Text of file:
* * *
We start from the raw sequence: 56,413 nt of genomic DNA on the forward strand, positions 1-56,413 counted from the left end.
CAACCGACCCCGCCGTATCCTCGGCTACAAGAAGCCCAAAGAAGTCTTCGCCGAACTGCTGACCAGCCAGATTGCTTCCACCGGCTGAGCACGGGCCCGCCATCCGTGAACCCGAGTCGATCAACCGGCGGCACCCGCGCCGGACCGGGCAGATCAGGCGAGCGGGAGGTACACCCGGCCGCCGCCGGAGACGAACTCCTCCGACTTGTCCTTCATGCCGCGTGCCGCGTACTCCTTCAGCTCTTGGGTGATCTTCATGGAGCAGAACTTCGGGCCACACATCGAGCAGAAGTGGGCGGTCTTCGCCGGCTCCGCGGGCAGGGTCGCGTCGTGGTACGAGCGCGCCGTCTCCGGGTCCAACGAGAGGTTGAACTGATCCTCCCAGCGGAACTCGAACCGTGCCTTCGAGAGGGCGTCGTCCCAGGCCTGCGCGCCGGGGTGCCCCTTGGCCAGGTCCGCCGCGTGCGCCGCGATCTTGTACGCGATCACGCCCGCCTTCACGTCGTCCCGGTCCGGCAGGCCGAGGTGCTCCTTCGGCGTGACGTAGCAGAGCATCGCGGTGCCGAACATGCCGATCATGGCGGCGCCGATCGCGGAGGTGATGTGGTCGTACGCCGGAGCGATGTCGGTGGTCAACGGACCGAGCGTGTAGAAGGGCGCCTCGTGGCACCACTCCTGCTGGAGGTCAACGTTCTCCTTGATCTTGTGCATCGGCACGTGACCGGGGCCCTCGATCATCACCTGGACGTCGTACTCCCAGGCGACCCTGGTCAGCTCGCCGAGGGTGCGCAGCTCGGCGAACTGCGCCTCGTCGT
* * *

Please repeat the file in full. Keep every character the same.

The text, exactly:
We start from the raw sequence: 56,413 nt of genomic DNA on the forward strand, positions 1-56,413 counted from the left end.
CAACCGACCCCGCCGTATCCTCGGCTACAAGAAGCCCAAAGAAGTCTTCGCCGAACTGCTGACCAGCCAGATTGCTTCCACCGGCTGAGCACGGGCCCGCCATCCGTGAACCCGAGTCGATCAACCGGCGGCACCCGCGCCGGACCGGGCAGATCAGGCGAGCGGGAGGTACACCCGGCCGCCGCCGGAGACGAACTCCTCCGACTTGTCCTTCATGCCGCGTGCCGCGTACTCCTTCAGCTCTTGGGTGATCTTCATGGAGCAGAACTTCGGGCCACACATCGAGCAGAAGTGGGCGGTCTTCGCCGGCTCCGCGGGCAGGGTCGCGTCGTGGTACGAGCGCGCCGTCTCCGGGTCCAACGAGAGGTTGAACTGATCCTCCCAGCGGAACTCGAACCGTGCCTTCGAGAGGGCGTCGTCCCAGGCCTGCGCGCCGGGGTGCCCCTTGGCCAGGTCCGCCGCGTGCGCCGCGATCTTGTACGCGATCACGCCCGCCTTCACGTCGTCCCGGTCCGGCAGGCCGAGGTGCTCCTTCGGCGTGACGTAGCAGAGCATCGCGGTGCCGAACATGCCGATCATGGCGGCGCCGATCGCGGAGGTGATGTGGTCGTACGCCGGAGCGATGTCGGTGGTCAACGGACCGAGCGTGTAGAAGGGCGCCTCGTGGCACCACTCCTGCTGGAGGTCAACGTTCTCCTTGATCTTGTGCATCGGCACGTGACCGGGGCCCTCGATCATCACCTGGACGTCGTACTCCCAGGCGACCCTGGTCAGCTCGCCGAGGGTGCGCAGCTCGGCGAACTGCGCCTCGTCGT